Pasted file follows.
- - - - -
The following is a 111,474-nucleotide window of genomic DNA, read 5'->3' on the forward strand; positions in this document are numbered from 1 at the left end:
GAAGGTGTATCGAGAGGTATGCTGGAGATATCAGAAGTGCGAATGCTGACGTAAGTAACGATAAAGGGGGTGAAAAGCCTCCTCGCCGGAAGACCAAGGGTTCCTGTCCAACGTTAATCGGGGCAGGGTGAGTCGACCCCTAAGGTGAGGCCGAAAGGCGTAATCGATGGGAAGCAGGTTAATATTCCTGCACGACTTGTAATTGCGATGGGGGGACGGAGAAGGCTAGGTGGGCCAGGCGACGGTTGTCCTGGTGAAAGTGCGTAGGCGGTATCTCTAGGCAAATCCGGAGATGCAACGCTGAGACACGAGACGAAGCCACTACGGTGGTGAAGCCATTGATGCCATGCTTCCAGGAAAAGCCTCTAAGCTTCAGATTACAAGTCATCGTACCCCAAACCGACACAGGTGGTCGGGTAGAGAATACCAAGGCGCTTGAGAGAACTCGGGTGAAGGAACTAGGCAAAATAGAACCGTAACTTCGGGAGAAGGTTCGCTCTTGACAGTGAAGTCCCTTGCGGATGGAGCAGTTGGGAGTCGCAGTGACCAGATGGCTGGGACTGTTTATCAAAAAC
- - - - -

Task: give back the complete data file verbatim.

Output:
The following is a 111,474-nucleotide window of genomic DNA, read 5'->3' on the forward strand; positions in this document are numbered from 1 at the left end:
GAAGGTGTATCGAGAGGTATGCTGGAGATATCAGAAGTGCGAATGCTGACGTAAGTAACGATAAAGGGGGTGAAAAGCCTCCTCGCCGGAAGACCAAGGGTTCCTGTCCAACGTTAATCGGGGCAGGGTGAGTCGACCCCTAAGGTGAGGCCGAAAGGCGTAATCGATGGGAAGCAGGTTAATATTCCTGCACGACTTGTAATTGCGATGGGGGGACGGAGAAGGCTAGGTGGGCCAGGCGACGGTTGTCCTGGTGAAAGTGCGTAGGCGGTATCTCTAGGCAAATCCGGAGATGCAACGCTGAGACACGAGACGAAGCCACTACGGTGGTGAAGCCATTGATGCCATGCTTCCAGGAAAAGCCTCTAAGCTTCAGATTACAAGTCATCGTACCCCAAACCGACACAGGTGGTCGGGTAGAGAATACCAAGGCGCTTGAGAGAACTCGGGTGAAGGAACTAGGCAAAATAGAACCGTAACTTCGGGAGAAGGTTCGCTCTTGACAGTGAAGTCCCTTGCGGATGGAGCAGTTGGGAGTCGCAGTGACCAGATGGCTGGGACTGTTTATCAAAAAC